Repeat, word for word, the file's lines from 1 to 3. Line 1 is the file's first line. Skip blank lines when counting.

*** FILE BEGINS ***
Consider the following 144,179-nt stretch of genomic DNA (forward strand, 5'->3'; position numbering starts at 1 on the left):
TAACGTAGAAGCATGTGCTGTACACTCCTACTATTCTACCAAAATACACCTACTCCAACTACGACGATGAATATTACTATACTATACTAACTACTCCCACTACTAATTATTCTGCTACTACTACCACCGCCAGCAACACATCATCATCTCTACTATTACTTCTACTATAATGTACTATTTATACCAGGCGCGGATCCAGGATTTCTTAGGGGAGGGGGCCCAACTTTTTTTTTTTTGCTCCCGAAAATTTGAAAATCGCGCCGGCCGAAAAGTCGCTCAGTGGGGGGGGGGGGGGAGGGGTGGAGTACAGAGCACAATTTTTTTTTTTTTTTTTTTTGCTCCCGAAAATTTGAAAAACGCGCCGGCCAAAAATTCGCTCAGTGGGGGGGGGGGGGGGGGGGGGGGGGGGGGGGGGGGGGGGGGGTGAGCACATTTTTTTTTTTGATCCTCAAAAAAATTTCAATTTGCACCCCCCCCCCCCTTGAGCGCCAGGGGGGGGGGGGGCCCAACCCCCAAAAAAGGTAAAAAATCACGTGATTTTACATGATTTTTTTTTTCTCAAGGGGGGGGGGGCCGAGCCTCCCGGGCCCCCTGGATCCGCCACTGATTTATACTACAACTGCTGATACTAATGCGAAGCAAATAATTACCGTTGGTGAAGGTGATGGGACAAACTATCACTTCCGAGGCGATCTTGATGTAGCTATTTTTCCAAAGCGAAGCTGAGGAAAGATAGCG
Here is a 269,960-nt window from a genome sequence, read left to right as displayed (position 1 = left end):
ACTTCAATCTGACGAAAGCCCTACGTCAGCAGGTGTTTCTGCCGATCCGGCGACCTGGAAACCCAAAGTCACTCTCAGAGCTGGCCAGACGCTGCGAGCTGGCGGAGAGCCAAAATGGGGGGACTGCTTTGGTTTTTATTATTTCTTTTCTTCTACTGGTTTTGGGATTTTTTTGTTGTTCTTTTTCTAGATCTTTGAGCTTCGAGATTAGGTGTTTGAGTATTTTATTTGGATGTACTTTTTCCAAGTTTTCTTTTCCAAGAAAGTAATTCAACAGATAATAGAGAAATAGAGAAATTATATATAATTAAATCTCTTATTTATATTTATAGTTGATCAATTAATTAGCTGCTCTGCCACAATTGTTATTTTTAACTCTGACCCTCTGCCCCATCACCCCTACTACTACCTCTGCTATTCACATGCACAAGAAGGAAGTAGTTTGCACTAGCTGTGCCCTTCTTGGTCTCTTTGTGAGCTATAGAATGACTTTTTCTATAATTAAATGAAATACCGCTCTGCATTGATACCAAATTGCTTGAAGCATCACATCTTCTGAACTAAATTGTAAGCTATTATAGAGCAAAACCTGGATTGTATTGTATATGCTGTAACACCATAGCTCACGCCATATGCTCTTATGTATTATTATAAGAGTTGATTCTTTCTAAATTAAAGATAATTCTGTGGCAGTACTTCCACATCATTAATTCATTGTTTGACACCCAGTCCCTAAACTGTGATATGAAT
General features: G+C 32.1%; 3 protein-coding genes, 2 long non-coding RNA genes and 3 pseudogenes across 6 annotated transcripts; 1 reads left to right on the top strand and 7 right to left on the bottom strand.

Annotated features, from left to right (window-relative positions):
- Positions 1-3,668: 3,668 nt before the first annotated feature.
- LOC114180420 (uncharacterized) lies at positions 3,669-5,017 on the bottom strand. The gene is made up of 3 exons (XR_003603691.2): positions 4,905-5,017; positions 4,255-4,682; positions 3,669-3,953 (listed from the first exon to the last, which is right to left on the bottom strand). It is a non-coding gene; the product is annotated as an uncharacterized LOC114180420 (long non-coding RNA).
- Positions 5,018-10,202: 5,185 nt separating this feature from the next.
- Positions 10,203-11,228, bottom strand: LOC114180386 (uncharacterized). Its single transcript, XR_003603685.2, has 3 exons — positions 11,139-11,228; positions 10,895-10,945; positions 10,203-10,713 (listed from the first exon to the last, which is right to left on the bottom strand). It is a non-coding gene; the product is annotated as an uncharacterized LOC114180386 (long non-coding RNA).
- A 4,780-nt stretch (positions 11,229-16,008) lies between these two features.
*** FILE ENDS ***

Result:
Consider the following 144,179-nt stretch of genomic DNA (forward strand, 5'->3'; position numbering starts at 1 on the left):
TAACGTAGAAGCATGTGCTGTACACTCCTACTATTCTACCAAAATACACCTACTCCAACTACGACGATGAATATTACTATACTATACTAACTACTCCCACTACTAATTATTCTGCTACTACTACCACCGCCAGCAACACATCATCATCTCTACTATTACTTCTACTATAATGTACTATTTATACCAGGCGCGGATCCAGGATTTCTTAGGGGAGGGGGCCCAACTTTTTTTTTTTTGCTCCCGAAAATTTGAAAATCGCGCCGGCCGAAAAGTCGCTCAGTGGGGGGGGGGGGGGAGGGGTGGAGTACAGAGCACAATTTTTTTTTTTTTTTTTTTTGCTCCCGAAAATTTGAAAAACGCGCCGGCCAAAAATTCGCTCAGTGGGGGGGGGGGGGGGGGGGGGGGGGGGGGGGGGGGGGGGGGGTGAGCACATTTTTTTTTTTGATCCTCAAAAAAATTTCAATTTGCACCCCCCCCCCCCTTGAGCGCCAGGGGGGGGGGGGGCCCAACCCCCAAAAAAGGTAAAAAATCACGTGATTTTACATGATTTTTTTTTTCTCAAGGGGGGGGGGGCCGAGCCTCCCGGGCCCCCTGGATCCGCCACTGATTTATACTACAACTGCTGATACTAATGCGAAGCAAATAATTACCGTTGGTGAAGGTGATGGGACAAACTATCACTTCCGAGGCGATCTTGATGTAGCTATTTTTCCAAAGCGAAGCTGAGGAAAGATAGCG
Here is a 269,960-nt window from a genome sequence, read left to right as displayed (position 1 = left end):